activities dependent on up-regulation of downstream genes. Whether targeting Nrf2
is better than independently targeting one of the downstream genes responsive to
Nrf2 (such as HMOX1) is still unknown and comparison of such two approaches, if
existent, would be very interesting from a pharmacological perspective. That HO-1
expression is regulated by additional nuclear proteins and transcriptional factors
other than Nrf2 should be kept into consideration (114). In fact, it has also been
reported that a repressor, Bach1, controls HO-1 expression (130). Bach1 is a hemebinding nuclear protein which represses the HMOX1 gene in normal physiological
conditions but is displaced to free the HO-1 promoter upon stress and when
intracellular heme levels rise (see Figure 1). The authors of this important discovery
also showed that alleviation of repression by Bach1, rather than activation of Nrf2, is
critical for HO-1 induction as mice lacking Bach1 constitutively expressed high HO-1
levels in most organs (130). Interestingly, examination of the chromatin structure of
HO-1 indicates that it is in a pre-activation state under normal conditions, with Bach1
acting as a repressor but rapidly sensing environmental cues that result in
transcription of HO-1 (129). This phenomenon is quite interesting because it
suggests that cells possess a dynamic, rapid and extremely sensitive system with the
explicit task to respond to endogenous stressful changes and that HO-1 is upregulated as one of the first effector molecules to convey these signals. Therefore, if
manipulation of endogenous HO-1 expression relying on Nrf2/Bach1 is envisaged for
therapeutic approaches, small molecule activators of this axis must, at least, have a
dual effect by de-repressing Bach1 and activating Nrf2. Further understanding of the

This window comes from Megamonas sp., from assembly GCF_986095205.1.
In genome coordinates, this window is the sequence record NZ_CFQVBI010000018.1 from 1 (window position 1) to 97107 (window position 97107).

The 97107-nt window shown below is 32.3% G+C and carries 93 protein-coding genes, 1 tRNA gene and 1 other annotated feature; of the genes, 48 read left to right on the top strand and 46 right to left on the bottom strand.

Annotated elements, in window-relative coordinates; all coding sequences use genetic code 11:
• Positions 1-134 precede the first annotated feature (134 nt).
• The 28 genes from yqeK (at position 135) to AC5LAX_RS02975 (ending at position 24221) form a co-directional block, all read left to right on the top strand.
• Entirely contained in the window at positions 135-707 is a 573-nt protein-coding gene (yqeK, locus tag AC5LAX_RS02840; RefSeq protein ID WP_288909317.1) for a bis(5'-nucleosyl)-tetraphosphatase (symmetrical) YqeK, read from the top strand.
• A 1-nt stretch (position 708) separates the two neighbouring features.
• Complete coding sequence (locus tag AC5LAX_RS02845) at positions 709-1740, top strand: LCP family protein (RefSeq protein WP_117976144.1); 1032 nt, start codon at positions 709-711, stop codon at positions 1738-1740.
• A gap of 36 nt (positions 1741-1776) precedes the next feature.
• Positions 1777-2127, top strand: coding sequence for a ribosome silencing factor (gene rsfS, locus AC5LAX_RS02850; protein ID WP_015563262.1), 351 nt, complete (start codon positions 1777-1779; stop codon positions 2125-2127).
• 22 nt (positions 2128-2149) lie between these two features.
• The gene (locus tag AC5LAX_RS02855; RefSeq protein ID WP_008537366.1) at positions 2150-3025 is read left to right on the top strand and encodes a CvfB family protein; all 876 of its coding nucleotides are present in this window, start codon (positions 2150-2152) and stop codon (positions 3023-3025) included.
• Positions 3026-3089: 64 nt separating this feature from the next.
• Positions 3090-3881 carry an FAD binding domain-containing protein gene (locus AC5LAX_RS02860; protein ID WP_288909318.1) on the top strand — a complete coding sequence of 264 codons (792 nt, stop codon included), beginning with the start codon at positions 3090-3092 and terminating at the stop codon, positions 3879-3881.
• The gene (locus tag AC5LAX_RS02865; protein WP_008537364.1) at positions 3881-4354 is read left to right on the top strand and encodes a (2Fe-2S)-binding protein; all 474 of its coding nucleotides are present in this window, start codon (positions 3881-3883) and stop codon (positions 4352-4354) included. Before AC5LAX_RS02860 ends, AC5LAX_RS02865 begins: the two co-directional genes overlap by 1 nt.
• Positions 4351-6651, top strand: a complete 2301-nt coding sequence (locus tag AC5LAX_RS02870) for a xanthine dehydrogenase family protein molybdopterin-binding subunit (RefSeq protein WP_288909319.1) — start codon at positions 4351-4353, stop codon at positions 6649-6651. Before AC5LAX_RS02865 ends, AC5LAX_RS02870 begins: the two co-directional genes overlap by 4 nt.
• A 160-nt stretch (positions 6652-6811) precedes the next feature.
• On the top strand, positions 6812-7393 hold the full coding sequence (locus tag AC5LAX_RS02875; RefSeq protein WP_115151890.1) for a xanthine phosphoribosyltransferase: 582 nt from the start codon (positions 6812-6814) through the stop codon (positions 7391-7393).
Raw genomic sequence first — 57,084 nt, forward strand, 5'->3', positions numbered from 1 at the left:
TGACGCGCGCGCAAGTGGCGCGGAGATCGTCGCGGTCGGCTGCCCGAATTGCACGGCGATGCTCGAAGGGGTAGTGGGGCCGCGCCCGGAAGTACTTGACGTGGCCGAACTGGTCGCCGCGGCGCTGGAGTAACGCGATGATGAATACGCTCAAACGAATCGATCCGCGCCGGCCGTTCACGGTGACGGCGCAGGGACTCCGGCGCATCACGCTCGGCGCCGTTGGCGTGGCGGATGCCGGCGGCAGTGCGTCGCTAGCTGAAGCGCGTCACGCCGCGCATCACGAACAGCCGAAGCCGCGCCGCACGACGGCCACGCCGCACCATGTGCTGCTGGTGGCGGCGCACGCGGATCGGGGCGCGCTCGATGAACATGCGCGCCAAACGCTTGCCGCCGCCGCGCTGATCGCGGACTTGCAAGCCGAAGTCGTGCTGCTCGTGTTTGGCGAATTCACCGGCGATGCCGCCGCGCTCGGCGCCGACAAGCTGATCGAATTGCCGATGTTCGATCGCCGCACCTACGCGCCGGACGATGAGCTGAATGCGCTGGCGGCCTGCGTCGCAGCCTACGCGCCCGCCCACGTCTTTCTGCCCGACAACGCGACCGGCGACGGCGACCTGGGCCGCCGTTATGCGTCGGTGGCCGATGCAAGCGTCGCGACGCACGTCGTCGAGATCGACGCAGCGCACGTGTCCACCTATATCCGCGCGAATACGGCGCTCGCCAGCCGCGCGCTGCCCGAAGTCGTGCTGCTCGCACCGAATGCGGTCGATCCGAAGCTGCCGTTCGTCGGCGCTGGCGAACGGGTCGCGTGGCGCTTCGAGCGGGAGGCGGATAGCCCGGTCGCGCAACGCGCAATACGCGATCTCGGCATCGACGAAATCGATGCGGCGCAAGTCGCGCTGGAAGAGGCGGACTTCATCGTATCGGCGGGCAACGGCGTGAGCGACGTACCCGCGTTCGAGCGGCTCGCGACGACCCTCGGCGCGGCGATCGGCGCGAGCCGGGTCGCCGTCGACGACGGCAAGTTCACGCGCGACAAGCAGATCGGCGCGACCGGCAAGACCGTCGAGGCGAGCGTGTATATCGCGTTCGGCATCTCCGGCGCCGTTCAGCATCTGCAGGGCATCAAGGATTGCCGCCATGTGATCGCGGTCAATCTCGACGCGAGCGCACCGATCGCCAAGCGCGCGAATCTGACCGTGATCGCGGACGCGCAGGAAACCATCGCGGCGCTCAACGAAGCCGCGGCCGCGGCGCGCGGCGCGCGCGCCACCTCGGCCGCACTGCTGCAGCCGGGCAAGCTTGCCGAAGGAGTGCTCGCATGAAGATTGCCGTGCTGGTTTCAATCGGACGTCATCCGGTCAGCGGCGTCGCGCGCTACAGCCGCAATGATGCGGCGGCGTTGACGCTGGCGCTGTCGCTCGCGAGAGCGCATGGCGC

regulation of the HMOX1 gene will also help in this developmental strategy. It will be

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23
important to see in the future which other (known and unknown) regulators of the
HMOX1 gene could be viable as pharmacological targets.

3. The discovery of HO-1 inducers. Several compounds, including the


substrate heme, heavy metals like zinc, cadmium and cobalt, have been recognized
since a long time for their ability to induce HO-1 in different cell types and tissues (76,
77, 78). In addition, oxidative and nitrosative stress are also known to up-regulate
HO-1 (44, 87, 97). However, it was only when curcumin, a component of curry found
in the South Asian root Curcuma longa (see chemical structure in Figure 6), was
discovered by serendipity to strongly enhance HO-1 expression in endothelial cells
and renal proximal tubule cells, that the first prototype of a small exogenous and
natural molecule acting as inducer of HO-1 was identified (85). Significantly, both in
our study using endothelial cells and in the study by Anupam Agarwals group on
renal cells, curcumin was employed either as an inhibitor of the NF-B or the AP-1
transcription factors, in an attempt to elucidate the molecular mechanisms affecting
HO-1 induction under hypoxic conditions and inflammation, respectively. Both groups
independently were surprised to discover that, instead of suppressing heme